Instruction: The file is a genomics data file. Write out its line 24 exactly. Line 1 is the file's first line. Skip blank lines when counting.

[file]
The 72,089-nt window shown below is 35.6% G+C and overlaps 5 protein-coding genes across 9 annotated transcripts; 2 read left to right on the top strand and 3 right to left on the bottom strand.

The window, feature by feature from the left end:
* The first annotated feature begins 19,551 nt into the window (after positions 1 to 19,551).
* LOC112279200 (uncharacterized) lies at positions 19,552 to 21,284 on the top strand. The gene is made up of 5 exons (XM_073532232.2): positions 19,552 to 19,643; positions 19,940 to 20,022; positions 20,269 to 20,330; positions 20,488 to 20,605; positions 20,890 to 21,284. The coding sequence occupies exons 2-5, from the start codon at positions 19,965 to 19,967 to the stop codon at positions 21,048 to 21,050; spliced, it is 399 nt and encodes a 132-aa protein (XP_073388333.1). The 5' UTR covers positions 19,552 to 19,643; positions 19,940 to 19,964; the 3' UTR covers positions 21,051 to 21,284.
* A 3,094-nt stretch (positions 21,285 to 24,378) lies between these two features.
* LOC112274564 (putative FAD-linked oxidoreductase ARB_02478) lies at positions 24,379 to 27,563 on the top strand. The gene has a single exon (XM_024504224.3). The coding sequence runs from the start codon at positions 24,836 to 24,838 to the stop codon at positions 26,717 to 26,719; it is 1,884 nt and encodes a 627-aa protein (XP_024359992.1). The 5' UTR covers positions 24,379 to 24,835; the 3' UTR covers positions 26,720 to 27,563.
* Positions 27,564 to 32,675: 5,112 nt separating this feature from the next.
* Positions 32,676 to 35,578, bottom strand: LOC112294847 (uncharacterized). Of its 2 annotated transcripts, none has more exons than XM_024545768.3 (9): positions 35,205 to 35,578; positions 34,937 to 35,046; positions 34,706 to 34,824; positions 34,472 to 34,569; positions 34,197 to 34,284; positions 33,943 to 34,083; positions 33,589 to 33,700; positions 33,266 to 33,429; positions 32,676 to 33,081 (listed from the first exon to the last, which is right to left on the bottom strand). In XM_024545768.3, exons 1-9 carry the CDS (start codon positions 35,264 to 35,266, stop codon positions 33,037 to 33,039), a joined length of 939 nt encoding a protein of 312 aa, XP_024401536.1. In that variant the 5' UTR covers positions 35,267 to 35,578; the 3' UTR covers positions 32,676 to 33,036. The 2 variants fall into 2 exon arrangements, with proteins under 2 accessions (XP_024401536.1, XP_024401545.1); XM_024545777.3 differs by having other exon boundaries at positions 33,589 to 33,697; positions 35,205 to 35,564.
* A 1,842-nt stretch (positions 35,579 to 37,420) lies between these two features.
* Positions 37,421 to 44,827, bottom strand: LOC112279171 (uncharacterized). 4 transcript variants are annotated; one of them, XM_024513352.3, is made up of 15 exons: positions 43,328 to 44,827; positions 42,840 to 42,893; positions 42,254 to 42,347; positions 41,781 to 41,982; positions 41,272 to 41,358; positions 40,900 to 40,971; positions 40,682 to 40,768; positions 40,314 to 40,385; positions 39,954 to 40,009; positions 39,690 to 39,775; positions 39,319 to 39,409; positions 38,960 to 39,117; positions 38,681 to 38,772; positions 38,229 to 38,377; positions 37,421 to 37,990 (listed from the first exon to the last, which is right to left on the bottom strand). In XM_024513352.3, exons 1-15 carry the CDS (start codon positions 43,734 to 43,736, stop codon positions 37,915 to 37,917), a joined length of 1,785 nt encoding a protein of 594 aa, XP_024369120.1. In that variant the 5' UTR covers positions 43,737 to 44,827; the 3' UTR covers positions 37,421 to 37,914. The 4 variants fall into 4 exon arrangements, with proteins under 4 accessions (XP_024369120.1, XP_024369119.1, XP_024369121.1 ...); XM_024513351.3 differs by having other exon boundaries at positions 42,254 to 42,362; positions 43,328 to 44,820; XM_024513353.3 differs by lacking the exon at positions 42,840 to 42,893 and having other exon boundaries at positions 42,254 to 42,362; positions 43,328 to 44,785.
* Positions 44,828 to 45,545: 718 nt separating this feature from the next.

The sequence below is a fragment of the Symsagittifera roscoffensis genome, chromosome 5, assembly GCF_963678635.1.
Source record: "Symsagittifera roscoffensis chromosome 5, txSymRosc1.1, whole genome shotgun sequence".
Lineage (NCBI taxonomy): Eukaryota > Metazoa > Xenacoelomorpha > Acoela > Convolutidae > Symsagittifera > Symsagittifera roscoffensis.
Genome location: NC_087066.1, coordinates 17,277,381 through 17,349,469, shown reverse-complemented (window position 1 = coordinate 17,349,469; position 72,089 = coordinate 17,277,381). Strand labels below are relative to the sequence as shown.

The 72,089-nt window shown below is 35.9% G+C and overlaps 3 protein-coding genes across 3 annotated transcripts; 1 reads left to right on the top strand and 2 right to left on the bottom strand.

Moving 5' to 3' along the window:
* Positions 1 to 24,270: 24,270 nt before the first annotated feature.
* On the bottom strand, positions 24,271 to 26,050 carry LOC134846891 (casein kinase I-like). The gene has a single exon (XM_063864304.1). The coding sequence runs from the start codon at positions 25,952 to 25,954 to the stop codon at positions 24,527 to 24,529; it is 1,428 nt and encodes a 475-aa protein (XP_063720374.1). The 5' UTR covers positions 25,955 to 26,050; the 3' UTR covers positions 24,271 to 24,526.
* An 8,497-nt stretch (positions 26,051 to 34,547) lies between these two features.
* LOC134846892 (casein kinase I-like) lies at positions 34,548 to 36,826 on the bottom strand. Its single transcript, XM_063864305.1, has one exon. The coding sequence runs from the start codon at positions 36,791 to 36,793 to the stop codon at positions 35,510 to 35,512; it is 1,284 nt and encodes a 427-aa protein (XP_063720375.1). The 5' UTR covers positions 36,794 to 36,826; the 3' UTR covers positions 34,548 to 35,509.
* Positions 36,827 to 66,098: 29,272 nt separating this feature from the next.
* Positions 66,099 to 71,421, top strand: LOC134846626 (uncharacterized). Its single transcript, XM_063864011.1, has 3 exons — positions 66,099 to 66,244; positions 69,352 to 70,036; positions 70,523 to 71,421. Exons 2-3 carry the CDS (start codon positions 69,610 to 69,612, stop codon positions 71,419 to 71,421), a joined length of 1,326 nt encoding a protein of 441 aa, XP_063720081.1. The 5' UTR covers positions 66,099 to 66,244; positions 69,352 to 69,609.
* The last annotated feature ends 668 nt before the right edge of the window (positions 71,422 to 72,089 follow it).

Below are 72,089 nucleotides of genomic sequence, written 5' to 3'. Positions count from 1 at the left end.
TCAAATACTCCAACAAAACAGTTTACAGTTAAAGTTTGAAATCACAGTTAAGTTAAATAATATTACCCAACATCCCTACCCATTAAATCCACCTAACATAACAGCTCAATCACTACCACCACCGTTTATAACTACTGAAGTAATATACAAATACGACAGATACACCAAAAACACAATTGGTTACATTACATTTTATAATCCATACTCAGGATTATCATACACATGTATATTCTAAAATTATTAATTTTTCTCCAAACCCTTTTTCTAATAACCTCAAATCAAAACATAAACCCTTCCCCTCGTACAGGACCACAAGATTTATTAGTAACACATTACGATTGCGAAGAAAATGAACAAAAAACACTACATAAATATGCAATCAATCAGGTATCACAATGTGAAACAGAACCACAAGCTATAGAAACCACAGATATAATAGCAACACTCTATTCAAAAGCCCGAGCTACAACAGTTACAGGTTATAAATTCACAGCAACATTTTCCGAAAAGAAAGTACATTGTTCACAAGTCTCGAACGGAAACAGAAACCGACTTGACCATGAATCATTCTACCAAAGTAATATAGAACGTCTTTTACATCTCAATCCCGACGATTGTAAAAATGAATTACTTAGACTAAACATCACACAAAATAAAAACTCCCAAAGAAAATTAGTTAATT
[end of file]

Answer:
* The last annotated feature ends 668 nt before the right edge of the window (positions 71,422 to 72,089 follow it).